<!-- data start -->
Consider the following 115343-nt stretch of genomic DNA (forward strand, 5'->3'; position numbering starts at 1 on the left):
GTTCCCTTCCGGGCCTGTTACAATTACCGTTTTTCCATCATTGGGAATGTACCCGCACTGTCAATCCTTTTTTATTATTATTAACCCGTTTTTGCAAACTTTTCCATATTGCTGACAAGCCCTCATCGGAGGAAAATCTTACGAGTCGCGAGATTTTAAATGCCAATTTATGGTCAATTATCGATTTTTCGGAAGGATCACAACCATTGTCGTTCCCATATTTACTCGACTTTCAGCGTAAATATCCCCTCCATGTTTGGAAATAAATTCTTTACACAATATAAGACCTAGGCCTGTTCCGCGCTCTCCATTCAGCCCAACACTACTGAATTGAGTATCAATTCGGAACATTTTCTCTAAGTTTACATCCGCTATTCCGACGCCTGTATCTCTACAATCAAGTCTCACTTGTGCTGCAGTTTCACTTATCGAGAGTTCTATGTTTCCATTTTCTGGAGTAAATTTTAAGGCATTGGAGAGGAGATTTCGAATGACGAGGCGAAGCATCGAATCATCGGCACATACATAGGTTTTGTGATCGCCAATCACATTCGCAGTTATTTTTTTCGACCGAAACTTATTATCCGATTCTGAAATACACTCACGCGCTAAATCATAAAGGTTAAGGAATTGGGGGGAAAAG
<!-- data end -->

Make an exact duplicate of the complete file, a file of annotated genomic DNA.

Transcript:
Consider the following 115343-nt stretch of genomic DNA (forward strand, 5'->3'; position numbering starts at 1 on the left):
GTTCCCTTCCGGGCCTGTTACAATTACCGTTTTTCCATCATTGGGAATGTACCCGCACTGTCAATCCTTTTTTATTATTATTAACCCGTTTTTGCAAACTTTTCCATATTGCTGACAAGCCCTCATCGGAGGAAAATCTTACGAGTCGCGAGATTTTAAATGCCAATTTATGGTCAATTATCGATTTTTCGGAAGGATCACAACCATTGTCGTTCCCATATTTACTCGACTTTCAGCGTAAATATCCCCTCCATGTTTGGAAATAAATTCTTTACACAATATAAGACCTAGGCCTGTTCCGCGCTCTCCATTCAGCCCAACACTACTGAATTGAGTATCAATTCGGAACATTTTCTCTAAGTTTACATCCGCTATTCCGACGCCTGTATCTCTACAATCAAGTCTCACTTGTGCTGCAGTTTCACTTATCGAGAGTTCTATGTTTCCATTTTCTGGAGTAAATTTTAAGGCATTGGAGAGGAGATTTCGAATGACGAGGCGAAGCATCGAATCATCGGCACATACATAGGTTTTGTGATCGCCAATCACATTCGCAGTTATTTTTTTCGACCGAAACTTATTATCCGATTCTGAAATACACTCACGCGCTAAATCATAAAGGTTAAGGAATTGGGGGGAAAAG